According to BP’s top lobbyist, the company has already paid $350 million in cleanup, containment and relief well costs, in addition to $3.5 million in damages. That number is expected to surpass the $75 million cap on compensation payouts set by the Oil Pollution Act of 1990.

Said Mark Salt, a spokesperson for BP, “We believe it is inevitable we will spend more than the OPA suggests settling claims and are willing to do that.”

The disaster began on April 20, when an oil rig explosion killed 11 people and sent over 3.5 million gallons of oil into the Gulf of Mexico. Since then, the oil has been moving steadily towards the shorelines in Louisiana, Alabama, Mississippi and Florida, with some coastal residents reporting dead sea creatures and “blobs of oil” washing up on shore.

Since the leak has not yet been contained, and there’s no telling where the oil slick will end up nor what kind of damage it might do, there’s no consensus on how much money could be lost by those who fish the Gulf, or who operate hotels, restaurants, golf courses and other recreational enterprises.

At least one BP shareholder has filed a lawsuit against the company, and numerous lawyers have set up temporary shop in the Gulf region. Earlier this week, BP filed paperwork requesting that more than 70 lawsuits be consolidated and heard by a Houston-area judge—whom the company likely feels will be less biased than a New Orleans-based court.

Even the federal government may get in on the legal skirmishes, especially if it decided to raise the $75 million liability damages cap—some senators have already moved to introduce legislation to up the cap to $10 billion. This, says an attorney who specializes in oil pollution matters, could make it impossible for most oil companies to run their offshore drilling operations.

BP reportedly asked fisherman, who had agreed to assist in cleanup efforts, to sign a waiver that would grant them $5,000 in exchange for releasing the oil company from liability, but has since put the kibosh on this initiative after public outcry.

AZ Senate Passes One of Nation’s Toughest Immigration Bills

Tuesday, May 18th, 2010

The Arizona state Senate has passed legislation that requires law enforcement officers to question people whom they suspect of being undocumented immigrants—but that opponents say legalizes racial profiling.

The bill, which was approved by the Arizona House of Representatives last week, was passed by the Senate in a 17-11 vote. Governor Jan Brewer is expected to sign it into law.

Considered to be some of the most stringent immigration-related legislation in the nation, the new bill requires that immigrants to the United States carry their alien registration documents at all times. And it allows police broad authority to stop and question anyone they might suspect of being in the country illegally. It also allows police to target those who either transport illegal immigrants or hire them as day laborers.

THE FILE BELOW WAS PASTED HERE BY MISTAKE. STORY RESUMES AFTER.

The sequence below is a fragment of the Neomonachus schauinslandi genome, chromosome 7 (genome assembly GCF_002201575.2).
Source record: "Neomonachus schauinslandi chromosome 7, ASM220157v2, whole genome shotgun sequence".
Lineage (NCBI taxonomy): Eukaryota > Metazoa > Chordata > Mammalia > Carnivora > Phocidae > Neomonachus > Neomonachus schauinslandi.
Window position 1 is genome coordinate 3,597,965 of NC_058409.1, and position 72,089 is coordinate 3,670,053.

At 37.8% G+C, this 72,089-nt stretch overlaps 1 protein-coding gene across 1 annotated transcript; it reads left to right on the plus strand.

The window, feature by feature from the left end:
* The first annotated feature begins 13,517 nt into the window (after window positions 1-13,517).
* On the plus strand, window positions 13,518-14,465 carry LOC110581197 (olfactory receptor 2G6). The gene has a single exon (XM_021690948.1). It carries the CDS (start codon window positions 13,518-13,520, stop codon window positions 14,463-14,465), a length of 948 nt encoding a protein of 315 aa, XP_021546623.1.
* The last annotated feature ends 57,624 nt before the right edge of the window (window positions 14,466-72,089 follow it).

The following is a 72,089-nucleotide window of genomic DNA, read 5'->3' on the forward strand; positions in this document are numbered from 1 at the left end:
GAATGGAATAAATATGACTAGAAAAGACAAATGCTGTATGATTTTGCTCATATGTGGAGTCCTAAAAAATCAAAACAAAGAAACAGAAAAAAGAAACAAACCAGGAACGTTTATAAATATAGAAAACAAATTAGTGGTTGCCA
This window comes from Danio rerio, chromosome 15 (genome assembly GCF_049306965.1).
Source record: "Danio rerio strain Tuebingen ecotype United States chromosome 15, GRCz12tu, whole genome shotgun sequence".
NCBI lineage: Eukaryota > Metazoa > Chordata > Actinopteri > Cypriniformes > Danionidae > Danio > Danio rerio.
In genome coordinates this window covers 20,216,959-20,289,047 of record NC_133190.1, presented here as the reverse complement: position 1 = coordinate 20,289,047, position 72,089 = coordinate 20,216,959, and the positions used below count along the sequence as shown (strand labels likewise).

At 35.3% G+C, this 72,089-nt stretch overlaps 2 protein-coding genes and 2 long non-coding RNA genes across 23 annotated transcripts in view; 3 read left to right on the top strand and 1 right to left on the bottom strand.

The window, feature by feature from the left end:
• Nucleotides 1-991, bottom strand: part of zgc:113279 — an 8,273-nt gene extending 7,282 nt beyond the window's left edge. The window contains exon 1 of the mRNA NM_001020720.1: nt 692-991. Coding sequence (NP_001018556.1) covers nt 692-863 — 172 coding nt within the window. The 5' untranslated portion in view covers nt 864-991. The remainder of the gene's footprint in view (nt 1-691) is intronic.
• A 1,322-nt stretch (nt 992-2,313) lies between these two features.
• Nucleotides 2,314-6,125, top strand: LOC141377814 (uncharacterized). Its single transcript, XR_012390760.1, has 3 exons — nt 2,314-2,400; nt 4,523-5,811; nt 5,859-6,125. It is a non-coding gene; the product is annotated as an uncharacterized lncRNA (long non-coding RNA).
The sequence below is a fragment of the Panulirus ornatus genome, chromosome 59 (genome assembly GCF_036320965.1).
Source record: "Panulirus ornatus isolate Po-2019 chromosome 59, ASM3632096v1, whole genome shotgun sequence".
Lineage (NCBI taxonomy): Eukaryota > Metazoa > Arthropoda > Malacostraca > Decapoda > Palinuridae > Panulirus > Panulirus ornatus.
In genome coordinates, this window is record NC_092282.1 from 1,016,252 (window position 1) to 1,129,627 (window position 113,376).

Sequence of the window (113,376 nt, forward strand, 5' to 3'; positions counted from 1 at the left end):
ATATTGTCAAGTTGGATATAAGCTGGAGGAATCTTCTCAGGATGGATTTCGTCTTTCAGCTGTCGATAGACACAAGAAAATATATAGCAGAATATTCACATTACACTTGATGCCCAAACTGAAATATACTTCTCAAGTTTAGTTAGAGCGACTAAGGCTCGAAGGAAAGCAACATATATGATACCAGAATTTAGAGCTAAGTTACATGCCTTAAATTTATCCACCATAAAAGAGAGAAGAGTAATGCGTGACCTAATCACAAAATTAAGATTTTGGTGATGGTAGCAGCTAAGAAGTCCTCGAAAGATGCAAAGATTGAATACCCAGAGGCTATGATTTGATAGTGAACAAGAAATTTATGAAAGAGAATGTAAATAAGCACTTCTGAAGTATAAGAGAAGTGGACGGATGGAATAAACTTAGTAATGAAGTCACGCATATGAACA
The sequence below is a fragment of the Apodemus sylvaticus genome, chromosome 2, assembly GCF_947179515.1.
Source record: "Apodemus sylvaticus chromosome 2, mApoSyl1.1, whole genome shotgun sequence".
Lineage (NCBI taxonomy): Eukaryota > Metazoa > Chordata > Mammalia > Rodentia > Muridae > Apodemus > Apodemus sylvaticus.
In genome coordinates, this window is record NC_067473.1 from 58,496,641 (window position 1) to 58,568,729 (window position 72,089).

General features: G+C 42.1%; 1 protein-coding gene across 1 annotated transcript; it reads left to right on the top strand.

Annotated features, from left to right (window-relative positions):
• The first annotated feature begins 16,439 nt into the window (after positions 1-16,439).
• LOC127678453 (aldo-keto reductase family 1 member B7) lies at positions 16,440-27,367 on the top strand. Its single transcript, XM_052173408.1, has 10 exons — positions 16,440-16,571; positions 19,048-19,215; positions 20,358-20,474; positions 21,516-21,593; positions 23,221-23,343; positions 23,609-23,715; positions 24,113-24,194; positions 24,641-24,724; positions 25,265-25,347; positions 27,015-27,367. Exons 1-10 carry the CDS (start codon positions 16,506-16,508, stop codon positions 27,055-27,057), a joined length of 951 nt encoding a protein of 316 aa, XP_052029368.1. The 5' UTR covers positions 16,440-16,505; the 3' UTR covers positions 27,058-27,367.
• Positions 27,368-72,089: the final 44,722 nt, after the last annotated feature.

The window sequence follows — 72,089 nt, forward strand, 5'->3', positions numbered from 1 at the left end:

Additionally, the bill contains a provision that allows Arizona residents to sue local governments if they feel that the law isn’t being adequately enforced.

Under current law, law enforcement officers can only question a person’s immigration status if they are suspected in another crime. Critics say that the new provisions will create an atmosphere of racial profiling, and that they effectively turn police officers into Immigration and Customs Enforcement officers, taking them away from their other duties.

“The bill opens the doors to racial profiling with the provision that allows an officer to ask for citizenship papers from someone who only looks illegal,” said Senate Democratic leader Jorge Luis Garcia in a written statement. Garcia and other opponents of the bill, some of whom have compared this measure to Jim Crow laws, also fear that the court system will become overloaded with lawsuits as a result of the bill.

Another concern is that any immigrant who is in the country illegally will be reluctant to report crimes against them, such as assault, robbery, domestic violence or on-the-job abuse, for fear that they will be forced into ICE custody and subsequently deported. In fact, said State Representative Kyrsten Sinema, who voted against the bill, the abuser could even sue law enforcement for failing to investigate the status of the victim. Additionally, said Sinema, the bill does little if anything to target immigrants—legal or illegal—who are actually committing crimes.

Republicans, however, are largely in favor of the measure. The author of the immigration bill, Republican state Senator Russell Pearce, said in an interview that this bill allows lawmakers to “take the handcuffs off of law enforcement [and] put them on the bad guy. Illegal is not a race, it’s a crime.”

The American Civil Liberties Union (ACLU) has vowed that it will challenge the law’s constitutionality in court if it is enacted, as has the National Day Laborer Organizing Network and other pro-immigrant groups..

Supporters of the bill say that Governor Brewer is expected to sign it when it lands on her desk, sometime early next week. If she does so, the law will not go into effect until August, at the latest.